In typical me style I imagined our entire life changing, I googled, I discussed – I didn’t panic, I planned. I continued to plan even when Betrothed starting getting movement back in his legs, when he walked again for the first time (with a zimmer, actually quite funny) and when he was discharged from hospital (largely because he took it upon himself to quiz the student doctors every single day to test them on their knowledge of his random condition and on my late grandmother’s birthday – thanks Gram). We were so lucky. Betrothed was diagnosed with Encephalomyelitis, an inflammation of the brain and spine, and has, to date, made a full recovery. We still don’t know what caused it, and who knows if it will happen again, but he is ok. He can no longer hold his drink and I still think he walks funny, but he is ok.
I, however, wasn’t really. I had to fly back to London for work after 2 weeks, with Betrothed staying in Ireland with his parents for another 6. I went straight back into incredibly long days, and flew back and forth each weekend. I didn’t believe he was going to be ok, every day I waited for the news that he had relapsed. I got frustrated  with not knowing why this happened, I got angry at him for being positive and upbeat, I am ashamed to say it, but I felt like I was the only person who was being realistic about the future. Not that I shared this with him of course, or anyone. I felt incredibly guilty for feeling anything at all, as I knew how lucky we were. I feel guilty writing this, because I am under no illusion that what we went through was the worst thing you can go through.  I was the strong one on the outside, but inside I felt terrified of loving someone so much. Instead of feeling blessed that I hadn’t lost him, I felt like the countdown to that event had just begun.
This feeling subsided somewhat as he came home, just in time for the Royal Wedding, it lessened even more when he started back at work, and even more again when he went away with the boys for a weekend for the first time. But it didn’t disappear altogether. I was still terrified and have been for the majority of this year.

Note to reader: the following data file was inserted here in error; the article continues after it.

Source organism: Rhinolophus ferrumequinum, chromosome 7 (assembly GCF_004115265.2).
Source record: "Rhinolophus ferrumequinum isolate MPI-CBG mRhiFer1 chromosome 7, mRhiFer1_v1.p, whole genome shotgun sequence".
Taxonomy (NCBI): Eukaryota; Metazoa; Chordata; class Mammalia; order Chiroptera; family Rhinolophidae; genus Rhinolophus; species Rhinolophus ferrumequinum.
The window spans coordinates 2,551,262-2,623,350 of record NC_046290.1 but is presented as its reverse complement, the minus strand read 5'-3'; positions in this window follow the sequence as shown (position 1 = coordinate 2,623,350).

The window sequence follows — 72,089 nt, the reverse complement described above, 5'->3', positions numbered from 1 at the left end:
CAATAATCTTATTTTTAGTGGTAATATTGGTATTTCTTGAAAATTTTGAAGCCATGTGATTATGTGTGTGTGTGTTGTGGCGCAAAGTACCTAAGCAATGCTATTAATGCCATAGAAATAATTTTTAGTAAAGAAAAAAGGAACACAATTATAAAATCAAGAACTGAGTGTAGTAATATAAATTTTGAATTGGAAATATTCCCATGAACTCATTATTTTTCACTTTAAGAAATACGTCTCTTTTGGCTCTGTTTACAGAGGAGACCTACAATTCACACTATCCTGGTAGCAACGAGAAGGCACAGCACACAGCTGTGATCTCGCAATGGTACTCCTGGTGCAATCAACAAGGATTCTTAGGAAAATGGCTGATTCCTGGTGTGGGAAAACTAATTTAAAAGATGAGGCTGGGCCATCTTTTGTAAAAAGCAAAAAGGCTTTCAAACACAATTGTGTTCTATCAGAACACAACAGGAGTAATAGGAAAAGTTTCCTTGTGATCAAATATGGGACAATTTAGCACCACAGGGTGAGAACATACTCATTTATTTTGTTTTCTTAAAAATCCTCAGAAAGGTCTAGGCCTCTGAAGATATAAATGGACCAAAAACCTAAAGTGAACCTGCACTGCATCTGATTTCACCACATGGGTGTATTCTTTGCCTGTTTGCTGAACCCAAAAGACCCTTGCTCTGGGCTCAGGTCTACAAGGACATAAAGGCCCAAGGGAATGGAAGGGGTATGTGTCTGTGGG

India was the holiday we didn’t think we could have. We were invited to a wedding in Bangalore, but we weren’t sure Betrothed would be well enough, if we could realistically risk anything happening, or if any insurers would cover him abroad again. But we went for it, so sitting by the beach in Palolem, Goa felt like the greatest achievement for us: we called time on the year that has been the hardest and celebrated the good that has come out of it. We spoke honestly about our hopes and dreams not for ourselves, but for each other. We laughed, we drank, we celebrated where we were. And the next day, when I left Betrothed for a solo swim in the sea, for the first time this year I didn’t panic about his safety. I kissed him and swam back to shore, where I sat contently reading my book and cursing him for hiding all of our money so I couldn’t get a drink. (Why do men do that on holiday? At least tell us the secret hiding place!) For me, realizing this was an incredible moment. I know I will always worry, but hopefully in a more natural way (!), but for the first time I feel so calm about the love we have and the future we hope to share.
There were no vows, no fireworks or bunting, no hand made favours or raucous speeches. There was nothing but my darling boy, me, a few mosquito bites and the sound of the sea lapping against the side. we celebrated where we were. Betrothed made my heart swell with “I didn’t propose because I thought I was going to die, I proposed because I knew I was going to live”. We came back from India feeling a little bit hitched.
Categories: Family, Friends and Relationships, Life Experience, Real Bride
12 interesting thoughts on this

12 Comments

  1. Posted December 8, 2011 at 8:07 am | Permalink

    Wow Bella, that must have been some shock. My nephew had something very similar (encephalitis) when he was little and it was horrendously scary. The not knowing what the outcome or after effects would be, or still having any idea how it might have affected him.

    This IS the marriage stuff, the events that throw all the napkin debates into sharp perspective. we know there's a long road chock full of them ahead, but we don't always grasp it until life girls something like that at us and watches us struggle through it.

    Glad you found yourself emerging from this one in such a beautiful place….now whenever you come up against another battle, close your eyes and drift back to Goa….

    Px

  2. Posted December 8, 2011 at 8:08 am | Permalink

    Girls? Hurls. Whatevs.

  3. mahj
    Posted December 8, 2011 at 8:44 am | Permalink